A few months later, AGT and Lucent joined with a consortium of other companies to secure a $19 million grant from Protein Industries Canada.
Lucent is currently completing construction of its new manufacturing facility in Rosetown, Saskatchewan, which will employ approximately 20 people and produce approximately 7,000 tons of product per year. They expect Soileos to be available to Saskatchewan farmers next spring.
"The farming community in Saskatchewan is very strong," says McNamee. "I often hear: 'You never get into a farmhouse – they do the same as your grandfather.' But I never saw him."
Saskatchewan's technology industry has a long way to go before it really takes off, and major challenges lie ahead.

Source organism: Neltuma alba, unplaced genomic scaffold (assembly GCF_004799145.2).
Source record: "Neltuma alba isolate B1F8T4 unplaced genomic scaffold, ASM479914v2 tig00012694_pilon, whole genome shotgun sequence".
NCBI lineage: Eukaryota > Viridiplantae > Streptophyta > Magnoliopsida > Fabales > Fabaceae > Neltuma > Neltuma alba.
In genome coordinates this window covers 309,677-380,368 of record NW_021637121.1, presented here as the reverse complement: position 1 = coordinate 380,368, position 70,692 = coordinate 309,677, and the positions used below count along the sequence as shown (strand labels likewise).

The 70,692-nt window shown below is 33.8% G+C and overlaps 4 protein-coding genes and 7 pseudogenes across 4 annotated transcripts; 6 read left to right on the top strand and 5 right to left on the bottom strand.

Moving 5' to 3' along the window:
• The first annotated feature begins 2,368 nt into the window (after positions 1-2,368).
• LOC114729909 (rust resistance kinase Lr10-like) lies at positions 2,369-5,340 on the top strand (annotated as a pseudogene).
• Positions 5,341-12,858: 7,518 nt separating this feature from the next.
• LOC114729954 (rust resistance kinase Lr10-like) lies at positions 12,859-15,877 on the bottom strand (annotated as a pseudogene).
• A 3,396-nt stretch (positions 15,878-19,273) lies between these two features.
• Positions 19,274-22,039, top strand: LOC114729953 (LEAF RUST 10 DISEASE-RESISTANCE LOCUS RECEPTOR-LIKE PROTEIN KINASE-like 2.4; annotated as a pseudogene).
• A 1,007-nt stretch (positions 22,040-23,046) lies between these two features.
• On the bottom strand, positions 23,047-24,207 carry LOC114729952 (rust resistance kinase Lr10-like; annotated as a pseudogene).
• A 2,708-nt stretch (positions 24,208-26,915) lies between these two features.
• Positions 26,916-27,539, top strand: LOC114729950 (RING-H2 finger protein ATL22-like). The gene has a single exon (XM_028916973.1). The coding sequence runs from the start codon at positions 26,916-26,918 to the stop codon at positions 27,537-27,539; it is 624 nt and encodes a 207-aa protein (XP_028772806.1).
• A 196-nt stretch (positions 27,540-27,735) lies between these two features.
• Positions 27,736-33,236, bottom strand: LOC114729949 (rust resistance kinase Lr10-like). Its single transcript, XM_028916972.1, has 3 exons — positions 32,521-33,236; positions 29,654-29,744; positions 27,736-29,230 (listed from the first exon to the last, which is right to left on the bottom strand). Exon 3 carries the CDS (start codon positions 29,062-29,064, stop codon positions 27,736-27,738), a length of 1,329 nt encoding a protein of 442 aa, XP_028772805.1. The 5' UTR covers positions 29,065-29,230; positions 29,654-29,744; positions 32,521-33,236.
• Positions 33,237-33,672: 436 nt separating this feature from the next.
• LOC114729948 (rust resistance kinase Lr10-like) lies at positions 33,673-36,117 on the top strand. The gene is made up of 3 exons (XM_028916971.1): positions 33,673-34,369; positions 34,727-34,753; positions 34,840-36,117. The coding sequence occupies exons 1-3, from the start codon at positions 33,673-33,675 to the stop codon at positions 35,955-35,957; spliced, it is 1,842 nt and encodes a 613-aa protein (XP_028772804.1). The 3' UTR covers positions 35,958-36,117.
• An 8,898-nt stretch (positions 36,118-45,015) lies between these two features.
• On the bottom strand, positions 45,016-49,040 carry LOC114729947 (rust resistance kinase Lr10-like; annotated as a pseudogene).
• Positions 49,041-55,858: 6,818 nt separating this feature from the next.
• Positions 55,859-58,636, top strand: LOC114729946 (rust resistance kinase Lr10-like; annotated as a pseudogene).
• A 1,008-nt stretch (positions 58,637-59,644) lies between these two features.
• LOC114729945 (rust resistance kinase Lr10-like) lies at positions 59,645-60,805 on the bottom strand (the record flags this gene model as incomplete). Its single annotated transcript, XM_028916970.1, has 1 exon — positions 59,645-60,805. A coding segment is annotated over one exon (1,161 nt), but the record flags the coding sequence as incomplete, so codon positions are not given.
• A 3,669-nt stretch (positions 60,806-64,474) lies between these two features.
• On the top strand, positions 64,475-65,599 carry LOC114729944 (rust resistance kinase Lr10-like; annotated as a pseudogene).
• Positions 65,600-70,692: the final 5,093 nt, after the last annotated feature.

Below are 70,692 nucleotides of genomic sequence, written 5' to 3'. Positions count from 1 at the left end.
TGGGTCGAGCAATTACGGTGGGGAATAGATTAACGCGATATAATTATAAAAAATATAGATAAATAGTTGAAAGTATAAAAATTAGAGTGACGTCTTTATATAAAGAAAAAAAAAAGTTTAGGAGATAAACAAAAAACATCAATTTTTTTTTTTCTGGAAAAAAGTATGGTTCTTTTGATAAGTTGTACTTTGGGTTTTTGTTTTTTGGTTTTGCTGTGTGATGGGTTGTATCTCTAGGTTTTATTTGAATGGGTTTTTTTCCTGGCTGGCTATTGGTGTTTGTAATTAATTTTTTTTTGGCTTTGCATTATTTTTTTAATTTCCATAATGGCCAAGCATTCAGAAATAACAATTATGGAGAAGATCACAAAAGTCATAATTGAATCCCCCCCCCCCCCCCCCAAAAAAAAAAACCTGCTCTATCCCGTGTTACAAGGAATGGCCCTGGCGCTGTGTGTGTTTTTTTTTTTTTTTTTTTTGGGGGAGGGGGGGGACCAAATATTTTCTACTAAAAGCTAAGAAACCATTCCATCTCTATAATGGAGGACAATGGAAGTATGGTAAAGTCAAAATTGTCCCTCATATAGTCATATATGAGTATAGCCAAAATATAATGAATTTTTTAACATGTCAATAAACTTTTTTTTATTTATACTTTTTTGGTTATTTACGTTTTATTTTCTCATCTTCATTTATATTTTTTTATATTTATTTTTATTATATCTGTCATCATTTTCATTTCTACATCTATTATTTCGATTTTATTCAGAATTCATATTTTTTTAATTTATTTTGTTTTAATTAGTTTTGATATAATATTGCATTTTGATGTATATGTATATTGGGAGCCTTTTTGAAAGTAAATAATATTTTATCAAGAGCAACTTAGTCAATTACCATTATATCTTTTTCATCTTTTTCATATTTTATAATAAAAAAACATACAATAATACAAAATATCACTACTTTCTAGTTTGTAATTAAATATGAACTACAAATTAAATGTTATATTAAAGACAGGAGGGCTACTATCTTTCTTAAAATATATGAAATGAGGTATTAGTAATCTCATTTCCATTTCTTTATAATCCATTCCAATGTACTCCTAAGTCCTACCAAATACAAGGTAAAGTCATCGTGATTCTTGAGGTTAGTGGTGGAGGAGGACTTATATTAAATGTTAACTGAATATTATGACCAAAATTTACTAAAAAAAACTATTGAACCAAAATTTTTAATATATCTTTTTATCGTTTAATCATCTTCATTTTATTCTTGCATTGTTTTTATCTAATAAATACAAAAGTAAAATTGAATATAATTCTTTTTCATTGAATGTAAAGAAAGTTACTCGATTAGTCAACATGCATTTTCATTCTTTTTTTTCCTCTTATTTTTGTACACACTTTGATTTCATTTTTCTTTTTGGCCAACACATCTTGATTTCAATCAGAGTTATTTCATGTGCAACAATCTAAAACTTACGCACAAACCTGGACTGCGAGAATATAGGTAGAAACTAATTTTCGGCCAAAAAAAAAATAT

First, more investment is needed, O'Connor says, as evidenced by $182 million in venture capital invested in Canada's AgriTex last year, compared to $4.9 billion in the US.
One of the challenges in attracting investment in this sector is a lack of industry awareness, O'Connor said, and technology takes a long time to develop and deploy, so it takes investors a long time to see returns.
After all, it's difficult for small businesses to hire workers here, particularly those involved in software development, Wills says.
“It can be very challenging to compete for technical talent. It's a very hot industry."
Still, the fact that Saskatchewan is seeing this level of agricultural technology and investment is good news for western Canada, O'Connor says.
"At the moment there is no space in the big centers, instead of fighting for crumbs, we can get our own piece of bread."